“Rosetta’s journey has been a continuous operational challenge, requiring an innovative approach, precision and long experience,” said Thomas Reiter, ESA Director of Human Spaceflight and Operations.

“This success is testimony to the outstanding teamwork and the unique knowhow in operating spacecraft acquired at the European Space Agency over the decades.” 

The landing site, named Agilkia and located on the head of the bizarre double-lobed object, was chosen just six weeks after arrival based on images and data collected at distances of 30–100 km from the comet. Those first images soon revealed the comet as a world littered with boulders, towering cliffs and daunting precipices and pits, with jets of gas and dust streaming from the surface.

Following a period spent at 10 km to allow further close-up study of the chosen landing site, Rosetta moved onto a more distant trajectory to prepare for Philae’s deployment.

Five critical go/no-go decisions were made last night and early this morning, confirming different stages of readiness ahead of separation, along with a final preseparation manoeuvre by the orbiter.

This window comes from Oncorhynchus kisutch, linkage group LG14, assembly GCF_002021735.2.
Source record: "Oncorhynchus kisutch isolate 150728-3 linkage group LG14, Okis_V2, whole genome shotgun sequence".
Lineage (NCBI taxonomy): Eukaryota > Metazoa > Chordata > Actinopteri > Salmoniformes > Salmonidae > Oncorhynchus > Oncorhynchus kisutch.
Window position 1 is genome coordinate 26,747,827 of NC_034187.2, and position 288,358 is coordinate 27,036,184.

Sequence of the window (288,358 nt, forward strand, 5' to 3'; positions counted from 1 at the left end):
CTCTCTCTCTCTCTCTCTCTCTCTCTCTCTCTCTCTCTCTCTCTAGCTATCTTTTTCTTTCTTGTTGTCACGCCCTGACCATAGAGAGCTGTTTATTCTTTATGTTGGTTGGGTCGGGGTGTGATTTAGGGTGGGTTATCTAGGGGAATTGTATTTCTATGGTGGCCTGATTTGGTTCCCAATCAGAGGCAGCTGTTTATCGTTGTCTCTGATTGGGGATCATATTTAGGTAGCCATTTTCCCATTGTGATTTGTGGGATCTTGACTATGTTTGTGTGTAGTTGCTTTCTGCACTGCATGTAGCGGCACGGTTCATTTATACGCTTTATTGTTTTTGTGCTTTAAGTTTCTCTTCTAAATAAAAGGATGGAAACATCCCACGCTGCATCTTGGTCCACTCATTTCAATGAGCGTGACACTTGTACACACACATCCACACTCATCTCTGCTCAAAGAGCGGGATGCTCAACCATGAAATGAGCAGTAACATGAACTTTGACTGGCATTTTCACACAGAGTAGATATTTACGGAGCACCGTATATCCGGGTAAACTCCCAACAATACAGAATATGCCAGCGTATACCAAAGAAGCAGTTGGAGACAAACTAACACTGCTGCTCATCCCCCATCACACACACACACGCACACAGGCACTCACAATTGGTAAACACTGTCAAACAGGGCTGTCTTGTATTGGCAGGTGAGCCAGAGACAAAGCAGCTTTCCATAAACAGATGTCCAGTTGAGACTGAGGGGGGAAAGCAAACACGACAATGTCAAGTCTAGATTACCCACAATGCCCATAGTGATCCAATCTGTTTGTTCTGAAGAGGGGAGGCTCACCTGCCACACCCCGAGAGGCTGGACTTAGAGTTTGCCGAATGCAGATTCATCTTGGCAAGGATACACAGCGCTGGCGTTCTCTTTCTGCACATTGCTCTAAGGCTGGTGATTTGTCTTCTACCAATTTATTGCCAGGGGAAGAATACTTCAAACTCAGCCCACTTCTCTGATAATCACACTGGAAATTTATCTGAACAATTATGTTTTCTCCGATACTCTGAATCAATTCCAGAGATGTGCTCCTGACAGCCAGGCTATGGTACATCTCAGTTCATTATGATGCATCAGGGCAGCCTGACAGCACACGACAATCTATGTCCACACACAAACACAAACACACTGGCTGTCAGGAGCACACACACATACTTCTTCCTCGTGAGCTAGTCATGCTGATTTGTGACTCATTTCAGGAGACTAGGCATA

Philae’s instruments

Deployment was confirmed at 09:03 GMT (10:03 CET) at a distance of 22.5km from the centre of the comet. During the seven-hour descent, which was made without propulsion or guidance, Philae took images and recorded information about the comet’s environment.

“One of the greatest uncertainties associated with the delivery of the lander was the position of Rosetta at the time of deployment, which was influenced by the activity of the comet at that specific moment, and which in turn could also have affected the lander’s descent trajectory,” said Sylvain Lodiot, ESA Rosetta Spacecraft Operations Manager.

“Furthermore, we’re performing these operations in an environment that we’ve only just started learning about, 510 million kilometres from Earth.”

Touchdown was planned to take place at a speed of around 1 m/s, with the three-legged landing gear absorbing the impact to prevent rebound, and an ice screw in each foot driving into the surface.

But during the final health checks of the lander before separation, a problem was detected with the small thruster on top that was designed to counteract the recoil of the harpoons to push the lander down onto the surface. The conditions of landing – including whether or not the thruster performed – along with the exact location of Philae on the comet are being analysed.

The first images from the surface are being downlinked to Earth and should be available within a few hours of touchdown.

 Rosetta’s deployment of Philae to land on Comet 67P/Churyumov–Gerasimenko